Stakeholders worry over roadblocks to broadband penetration
Nigerians will have to wait a little longer for affordable high-speed internet service otherwise known as broadband internet because there are still many roadblocks, people who should know told Nigeria CommunicationsWeek.Some of the challenges are: “Right of Way” permit; frequent fibre cuts; and dearth of last mile infrastructure.
Because of all these, bandwidth a major ingredient for telecommunications service delivery especially for data and video has been elusive to Nigerians due to high cost.
Even with abundant capacity of bandwidth brought by Glo 1, MainOne, Sat-3 and WACS Nigerians are still facing difficulty in experiencing high-speed internet service.
Mohammed Rudman, chairman, National IPV6 Council, said operators face difficulty in obtaining a ‘Right of Way’ permit.Rudman said that right of way which is a government permit to dig and lay fibre infrastructure for transmission of bandwidth and likes is too expensive.
He decried the current variations in the cost of bandwidth in the country where the commodity goes for $150 per megabyte at the country’s shore while the undersea cable operators sell to Tier 2 operators who are telcos and ISP at $300 who in turn sell to distributors for between $1000 and $2000 per megabyte.
According to him, broadband is still at rooftops because of frequent fibre cuts due to sabotage and other projects such as road construction.
He said that local community issues serve to exacerbate the issue because of miscreants whose activities and demand on operators often times hinder access to cell sites to carry out repair works.
Anurag Garg, former managing director, Direct on PC, (now Direct On Data) attributed part of the challenge to access, he argued that a typical 3G base station can only deliver 7.2 Mbps and that telcos congest the few available 3G base stations with lots of subscribers which reduces the speed of the internet delivered to them.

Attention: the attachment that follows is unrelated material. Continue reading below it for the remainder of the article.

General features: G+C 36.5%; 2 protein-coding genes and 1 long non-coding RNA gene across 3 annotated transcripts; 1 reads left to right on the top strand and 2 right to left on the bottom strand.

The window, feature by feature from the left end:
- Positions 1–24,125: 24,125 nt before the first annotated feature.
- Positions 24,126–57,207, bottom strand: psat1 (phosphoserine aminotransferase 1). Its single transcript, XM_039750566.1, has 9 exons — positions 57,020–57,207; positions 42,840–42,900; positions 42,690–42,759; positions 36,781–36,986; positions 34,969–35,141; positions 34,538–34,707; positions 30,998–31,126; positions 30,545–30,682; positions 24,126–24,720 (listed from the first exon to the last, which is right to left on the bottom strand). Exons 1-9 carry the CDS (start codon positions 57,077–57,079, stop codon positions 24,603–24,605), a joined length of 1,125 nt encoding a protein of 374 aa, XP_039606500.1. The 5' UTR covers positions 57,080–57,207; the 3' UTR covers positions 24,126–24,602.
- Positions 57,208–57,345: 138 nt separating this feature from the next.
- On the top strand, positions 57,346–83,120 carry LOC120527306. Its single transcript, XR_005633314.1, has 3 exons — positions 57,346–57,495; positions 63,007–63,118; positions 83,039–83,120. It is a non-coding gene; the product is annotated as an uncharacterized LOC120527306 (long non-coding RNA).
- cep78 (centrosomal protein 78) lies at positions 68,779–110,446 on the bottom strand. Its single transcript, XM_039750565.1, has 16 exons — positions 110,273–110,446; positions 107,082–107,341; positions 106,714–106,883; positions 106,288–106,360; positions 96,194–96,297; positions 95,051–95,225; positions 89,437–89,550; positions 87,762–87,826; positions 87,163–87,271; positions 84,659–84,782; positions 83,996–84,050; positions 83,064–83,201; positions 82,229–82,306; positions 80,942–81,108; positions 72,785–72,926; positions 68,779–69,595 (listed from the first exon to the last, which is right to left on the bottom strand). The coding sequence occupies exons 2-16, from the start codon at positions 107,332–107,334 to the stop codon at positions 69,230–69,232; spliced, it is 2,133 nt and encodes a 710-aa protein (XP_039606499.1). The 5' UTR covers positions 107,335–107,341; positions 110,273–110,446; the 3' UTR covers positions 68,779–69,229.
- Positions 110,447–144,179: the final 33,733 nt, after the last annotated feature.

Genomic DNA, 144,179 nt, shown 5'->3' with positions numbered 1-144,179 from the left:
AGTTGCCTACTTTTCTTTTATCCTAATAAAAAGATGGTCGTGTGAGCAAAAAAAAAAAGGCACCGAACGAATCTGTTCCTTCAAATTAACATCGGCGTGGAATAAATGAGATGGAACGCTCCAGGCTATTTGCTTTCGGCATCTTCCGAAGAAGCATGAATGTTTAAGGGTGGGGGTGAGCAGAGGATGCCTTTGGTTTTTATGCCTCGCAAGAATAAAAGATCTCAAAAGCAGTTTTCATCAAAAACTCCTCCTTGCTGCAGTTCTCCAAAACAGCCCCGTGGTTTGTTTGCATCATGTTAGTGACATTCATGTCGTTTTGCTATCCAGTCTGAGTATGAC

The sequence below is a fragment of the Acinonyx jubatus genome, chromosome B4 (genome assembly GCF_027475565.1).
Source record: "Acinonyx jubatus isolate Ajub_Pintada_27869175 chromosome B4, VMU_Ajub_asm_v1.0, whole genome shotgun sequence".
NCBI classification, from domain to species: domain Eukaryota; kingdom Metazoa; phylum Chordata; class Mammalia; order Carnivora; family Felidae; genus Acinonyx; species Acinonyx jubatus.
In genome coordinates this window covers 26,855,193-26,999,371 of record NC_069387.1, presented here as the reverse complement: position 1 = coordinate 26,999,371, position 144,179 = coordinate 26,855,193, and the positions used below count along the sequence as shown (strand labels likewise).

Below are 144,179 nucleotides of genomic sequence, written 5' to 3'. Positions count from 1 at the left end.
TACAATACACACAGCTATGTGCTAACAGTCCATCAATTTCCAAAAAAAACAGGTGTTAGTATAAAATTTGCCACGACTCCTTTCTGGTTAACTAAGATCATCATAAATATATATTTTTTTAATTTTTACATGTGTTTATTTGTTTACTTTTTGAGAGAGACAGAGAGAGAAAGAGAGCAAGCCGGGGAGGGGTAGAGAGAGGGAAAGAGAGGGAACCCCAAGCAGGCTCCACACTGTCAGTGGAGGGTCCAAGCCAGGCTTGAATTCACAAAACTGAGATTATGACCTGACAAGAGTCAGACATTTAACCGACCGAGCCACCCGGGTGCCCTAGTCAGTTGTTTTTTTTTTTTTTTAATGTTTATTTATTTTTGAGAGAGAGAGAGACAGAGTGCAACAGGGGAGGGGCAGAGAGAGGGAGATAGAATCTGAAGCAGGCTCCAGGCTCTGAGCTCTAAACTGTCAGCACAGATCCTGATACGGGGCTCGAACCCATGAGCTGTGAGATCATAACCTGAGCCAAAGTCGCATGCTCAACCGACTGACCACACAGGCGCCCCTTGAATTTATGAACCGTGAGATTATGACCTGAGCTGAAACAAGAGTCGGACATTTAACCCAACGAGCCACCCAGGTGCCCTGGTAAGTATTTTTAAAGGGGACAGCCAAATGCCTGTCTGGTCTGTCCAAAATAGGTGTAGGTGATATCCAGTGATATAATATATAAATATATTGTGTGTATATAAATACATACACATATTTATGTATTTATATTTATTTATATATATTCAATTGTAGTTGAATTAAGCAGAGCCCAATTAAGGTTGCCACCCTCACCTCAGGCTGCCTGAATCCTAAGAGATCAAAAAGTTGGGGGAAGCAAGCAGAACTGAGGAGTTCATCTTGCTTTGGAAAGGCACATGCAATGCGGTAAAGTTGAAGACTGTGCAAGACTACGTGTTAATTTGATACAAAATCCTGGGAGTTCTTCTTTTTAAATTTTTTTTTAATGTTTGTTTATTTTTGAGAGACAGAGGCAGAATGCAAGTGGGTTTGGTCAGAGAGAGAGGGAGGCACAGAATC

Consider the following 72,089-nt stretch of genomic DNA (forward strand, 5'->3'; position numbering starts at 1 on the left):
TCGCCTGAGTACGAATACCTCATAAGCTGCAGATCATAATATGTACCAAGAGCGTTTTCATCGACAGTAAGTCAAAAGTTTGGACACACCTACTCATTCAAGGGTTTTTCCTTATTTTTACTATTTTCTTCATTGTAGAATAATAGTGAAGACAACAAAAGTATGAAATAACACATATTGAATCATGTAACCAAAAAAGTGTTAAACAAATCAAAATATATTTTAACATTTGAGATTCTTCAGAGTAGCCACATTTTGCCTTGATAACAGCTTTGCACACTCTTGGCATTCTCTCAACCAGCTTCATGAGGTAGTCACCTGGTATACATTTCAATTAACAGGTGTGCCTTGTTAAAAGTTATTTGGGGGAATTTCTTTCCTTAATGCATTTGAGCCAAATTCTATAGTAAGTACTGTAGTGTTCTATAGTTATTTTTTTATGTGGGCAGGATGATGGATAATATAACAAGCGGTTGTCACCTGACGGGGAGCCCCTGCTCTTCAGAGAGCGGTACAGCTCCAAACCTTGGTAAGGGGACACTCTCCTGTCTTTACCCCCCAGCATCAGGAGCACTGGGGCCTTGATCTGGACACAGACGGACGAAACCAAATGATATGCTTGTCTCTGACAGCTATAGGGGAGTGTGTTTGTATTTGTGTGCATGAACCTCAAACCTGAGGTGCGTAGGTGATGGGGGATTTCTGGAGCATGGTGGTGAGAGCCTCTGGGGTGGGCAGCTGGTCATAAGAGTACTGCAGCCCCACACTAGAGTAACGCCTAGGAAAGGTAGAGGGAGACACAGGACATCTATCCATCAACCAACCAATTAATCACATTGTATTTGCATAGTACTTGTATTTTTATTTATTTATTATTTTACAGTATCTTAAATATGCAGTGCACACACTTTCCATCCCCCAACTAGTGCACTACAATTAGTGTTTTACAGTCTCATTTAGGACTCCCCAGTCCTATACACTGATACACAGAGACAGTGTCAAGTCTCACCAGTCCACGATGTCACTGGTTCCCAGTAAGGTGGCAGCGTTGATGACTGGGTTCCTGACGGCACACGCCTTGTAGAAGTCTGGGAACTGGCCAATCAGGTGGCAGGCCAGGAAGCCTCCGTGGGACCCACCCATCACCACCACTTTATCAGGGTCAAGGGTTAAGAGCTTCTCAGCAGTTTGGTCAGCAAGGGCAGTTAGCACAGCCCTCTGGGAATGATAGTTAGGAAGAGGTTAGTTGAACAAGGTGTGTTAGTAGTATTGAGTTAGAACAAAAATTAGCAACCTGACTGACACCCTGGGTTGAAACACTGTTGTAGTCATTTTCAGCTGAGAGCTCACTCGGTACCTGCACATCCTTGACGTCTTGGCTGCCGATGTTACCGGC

He hoped that the situation will change as telcos upgrade to 4G which delivers up to 25Mbps per base station which give more access to data subscribers.
Engr. Gbenga Adebayo, chairman, Association of Licensed Telecommunications Operators of Nigeria (ALTON), the umbrella body of operators in the telecom space, said that granting multiple operational licenses to operators to provide metro and national fibre infrastructure does not guarantee investment in that regard, but implementation of well-articulated policies that will encourage operators to invest their money.
He said Government must go beyond granting of licenses to eliminating those barriers such as bottlenecks in securing ‘right of way’, impediments to smooth network operations- where operators are forced to pay levies that are not legalized, and vandalisation.
Adebayo, explained that broadband services are anchored on availability of bandwidth, and that with excess capacity of it at our shore, investment need to be encouraged to distribute this capacity to various geographical areas of the country for broadband revolution to be experienced as is the case with voice service.
He added that operators that secured licenses to roll out broadband services with big money are yet to invest in provision of infrastructure because of clumsy process of securing ‘right of way’ from various government agencies.
‘Right of way’ is a legal instrument allowing operators to deploy infrastructure on federal or state roads with a fee.
He added that unless these barriers are addressed it may be difficult for operators to invest in infrastructure that will enable provision of broadband.
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